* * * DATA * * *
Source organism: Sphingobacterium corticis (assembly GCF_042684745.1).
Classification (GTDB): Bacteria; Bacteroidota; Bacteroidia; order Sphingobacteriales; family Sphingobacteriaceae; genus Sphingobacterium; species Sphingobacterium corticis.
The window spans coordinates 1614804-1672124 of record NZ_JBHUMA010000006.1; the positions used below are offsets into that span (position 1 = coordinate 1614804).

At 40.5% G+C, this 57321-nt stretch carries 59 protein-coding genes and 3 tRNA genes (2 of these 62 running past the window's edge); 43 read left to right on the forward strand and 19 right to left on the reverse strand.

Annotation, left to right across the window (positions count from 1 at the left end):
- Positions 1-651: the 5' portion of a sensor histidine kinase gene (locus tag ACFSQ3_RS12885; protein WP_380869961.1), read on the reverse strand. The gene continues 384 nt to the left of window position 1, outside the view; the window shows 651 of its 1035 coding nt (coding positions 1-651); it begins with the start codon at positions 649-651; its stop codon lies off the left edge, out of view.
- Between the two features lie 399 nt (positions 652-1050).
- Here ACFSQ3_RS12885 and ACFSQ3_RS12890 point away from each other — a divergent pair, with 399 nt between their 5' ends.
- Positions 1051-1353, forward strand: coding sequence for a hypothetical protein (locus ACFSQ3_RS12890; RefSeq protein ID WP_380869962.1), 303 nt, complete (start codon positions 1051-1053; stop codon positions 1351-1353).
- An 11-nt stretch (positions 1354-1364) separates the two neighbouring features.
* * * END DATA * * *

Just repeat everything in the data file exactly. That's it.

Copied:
Source organism: Sphingobacterium corticis (assembly GCF_042684745.1).
Classification (GTDB): Bacteria; Bacteroidota; Bacteroidia; order Sphingobacteriales; family Sphingobacteriaceae; genus Sphingobacterium; species Sphingobacterium corticis.
The window spans coordinates 1614804-1672124 of record NZ_JBHUMA010000006.1; the positions used below are offsets into that span (position 1 = coordinate 1614804).

At 40.5% G+C, this 57321-nt stretch carries 59 protein-coding genes and 3 tRNA genes (2 of these 62 running past the window's edge); 43 read left to right on the forward strand and 19 right to left on the reverse strand.

Annotation, left to right across the window (positions count from 1 at the left end):
- Positions 1-651: the 5' portion of a sensor histidine kinase gene (locus tag ACFSQ3_RS12885; protein WP_380869961.1), read on the reverse strand. The gene continues 384 nt to the left of window position 1, outside the view; the window shows 651 of its 1035 coding nt (coding positions 1-651); it begins with the start codon at positions 649-651; its stop codon lies off the left edge, out of view.
- Between the two features lie 399 nt (positions 652-1050).
- Here ACFSQ3_RS12885 and ACFSQ3_RS12890 point away from each other — a divergent pair, with 399 nt between their 5' ends.
- Positions 1051-1353, forward strand: coding sequence for a hypothetical protein (locus ACFSQ3_RS12890; RefSeq protein ID WP_380869962.1), 303 nt, complete (start codon positions 1051-1053; stop codon positions 1351-1353).
- An 11-nt stretch (positions 1354-1364) separates the two neighbouring features.